5 Generals for Your Portfolio?

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This is the last in a series of commentaries that will look at five companies whose names begin with the word "General." We recognize some of them as household names and as global conglomerates with operations (just like our military) throughout the world. In earlier commentaries, I reviewed General Electric Company; General Dynamics Corporation; General Mills, and General Motors Company. This commentary is a review of General Communication (NAS: GNCMA) .

These corporate leaders have few similarities other than company names that start with the same word -- "General." The name is synonymous with leadership; historically we have had both great and mediocre generals leading the fight, and so it is with these five companies.

Earnings quality is reflected in the financial statements
The Motley Fool offers two databases -- EQ Scan and EQ Score -- that are used to uncover cash flow and revenue recognition issues. As I explained earlier, smart financial officers can use several techniques to manipulate financial results, and manipulation of any of the three financial statements usually affects the other two. GAAP rules are complex and require the interpretation of experts (i.e., CPAs). But a critical eye on these statements can often uncover mistakes or trends that could be important for investors to understand before the battle has been lost.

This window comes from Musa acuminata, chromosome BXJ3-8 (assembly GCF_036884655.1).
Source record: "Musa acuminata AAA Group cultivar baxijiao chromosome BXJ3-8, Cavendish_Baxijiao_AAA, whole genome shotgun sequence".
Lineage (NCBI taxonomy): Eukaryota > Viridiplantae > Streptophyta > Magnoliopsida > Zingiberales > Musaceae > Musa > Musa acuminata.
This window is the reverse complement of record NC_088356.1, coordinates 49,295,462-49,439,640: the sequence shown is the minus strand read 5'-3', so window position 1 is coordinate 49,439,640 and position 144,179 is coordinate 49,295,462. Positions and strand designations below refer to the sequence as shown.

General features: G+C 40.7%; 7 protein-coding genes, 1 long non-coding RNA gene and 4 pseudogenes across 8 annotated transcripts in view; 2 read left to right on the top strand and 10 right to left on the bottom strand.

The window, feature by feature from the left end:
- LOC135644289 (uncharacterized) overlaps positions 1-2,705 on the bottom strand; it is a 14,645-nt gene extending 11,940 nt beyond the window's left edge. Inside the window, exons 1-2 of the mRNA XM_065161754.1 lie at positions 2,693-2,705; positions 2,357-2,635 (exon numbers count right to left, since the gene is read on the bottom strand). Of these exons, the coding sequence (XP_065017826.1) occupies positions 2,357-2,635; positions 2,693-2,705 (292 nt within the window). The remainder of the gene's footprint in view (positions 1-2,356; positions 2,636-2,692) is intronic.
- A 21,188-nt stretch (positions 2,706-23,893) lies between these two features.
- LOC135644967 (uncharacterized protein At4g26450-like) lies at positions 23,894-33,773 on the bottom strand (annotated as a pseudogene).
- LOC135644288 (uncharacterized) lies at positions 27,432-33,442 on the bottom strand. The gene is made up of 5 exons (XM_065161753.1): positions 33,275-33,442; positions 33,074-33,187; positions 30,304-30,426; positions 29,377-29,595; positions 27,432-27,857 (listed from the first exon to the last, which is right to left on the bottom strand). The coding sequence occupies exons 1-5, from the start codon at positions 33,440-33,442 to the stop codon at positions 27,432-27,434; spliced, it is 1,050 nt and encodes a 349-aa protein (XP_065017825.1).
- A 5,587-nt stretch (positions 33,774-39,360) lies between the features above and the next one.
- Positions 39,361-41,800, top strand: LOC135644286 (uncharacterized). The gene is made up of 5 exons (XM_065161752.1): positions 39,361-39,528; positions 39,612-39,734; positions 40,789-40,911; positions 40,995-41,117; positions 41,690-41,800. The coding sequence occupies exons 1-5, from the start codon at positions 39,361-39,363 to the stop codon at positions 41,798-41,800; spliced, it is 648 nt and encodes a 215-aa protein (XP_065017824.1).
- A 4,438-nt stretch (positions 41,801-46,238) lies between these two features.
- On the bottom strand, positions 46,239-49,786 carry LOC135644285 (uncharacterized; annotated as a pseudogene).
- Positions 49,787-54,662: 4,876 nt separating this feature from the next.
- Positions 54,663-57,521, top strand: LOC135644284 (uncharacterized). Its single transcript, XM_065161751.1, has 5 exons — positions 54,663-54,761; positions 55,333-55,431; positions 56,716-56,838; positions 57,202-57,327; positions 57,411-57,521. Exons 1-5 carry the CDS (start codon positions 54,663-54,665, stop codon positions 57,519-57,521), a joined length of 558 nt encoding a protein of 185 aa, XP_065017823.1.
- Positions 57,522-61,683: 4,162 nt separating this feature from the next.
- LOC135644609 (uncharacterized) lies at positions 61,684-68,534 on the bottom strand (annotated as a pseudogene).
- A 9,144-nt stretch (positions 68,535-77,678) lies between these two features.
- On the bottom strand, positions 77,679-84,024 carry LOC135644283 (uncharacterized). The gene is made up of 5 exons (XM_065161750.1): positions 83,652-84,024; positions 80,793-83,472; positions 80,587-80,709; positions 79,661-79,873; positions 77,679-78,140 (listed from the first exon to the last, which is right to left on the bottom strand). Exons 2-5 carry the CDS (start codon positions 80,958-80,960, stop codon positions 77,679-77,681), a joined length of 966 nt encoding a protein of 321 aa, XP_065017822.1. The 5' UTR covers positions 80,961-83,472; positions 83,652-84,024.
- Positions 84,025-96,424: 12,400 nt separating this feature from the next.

When I review a company for earning quality, I assign an index rank to the company from 1 (the lowest quality ranking) to 5 (the highest quality) and an associated numerical score. Just like in the military, a company can earn a 5-star rank or a 1-star rank. Different companies with the same index rank can have different numerical scores. As the company's financial status changes over time, I adjust its rank and score. I look for trends that affect earning quality.

General Communication earns five stars
General Communication was founded in 1979 and offers communication services in Alaska. The company offers facilities-based local and long-distance voice services, cable television, data, and Internet access to residential and business customers across the state under the GCI brand. The company also provides wireless telephone services over its own facilities under the GCI and Alaska Wireless brand names.

As of Dec. 31, 2010, the company had approximately 97,500 long-distance customers, 144,800 local access lines in service, 147,100 basic cable subscribers, 138,700 wireless subscribers, and 116,900 cable modem subscribers. The company's five segments are Consumer, Network Access, Commercial, Managed Broadband, and Regulated Operations.

GNCMA competes with several communications companies in this space, including Alaska Communications Systems Group, AT&T, Cincinnati Bell, DIRECTV, Dish DBS Corporation, and SureWest Communications, among others.

Data from GNCMA's income statement (as of Sept. 30, 2011):

Metric

2008 (in Millions)

2009 (in Millions)

2010 (in Millions)

2011 LTM (in Millions)

Revenue$575.4$595.4$651.3$675.5
COGS$203.1$193.7$207.8$226.4
Gross Margin$372.4($402.1)$443.4$449.2
SG&A$208.5$212.7$228.8$233.4
Operating Income$61.5$66.1$88.5$88.9
Net Income($3.4)$3.5$9.0$4.5

Source: S&P Capital IQ.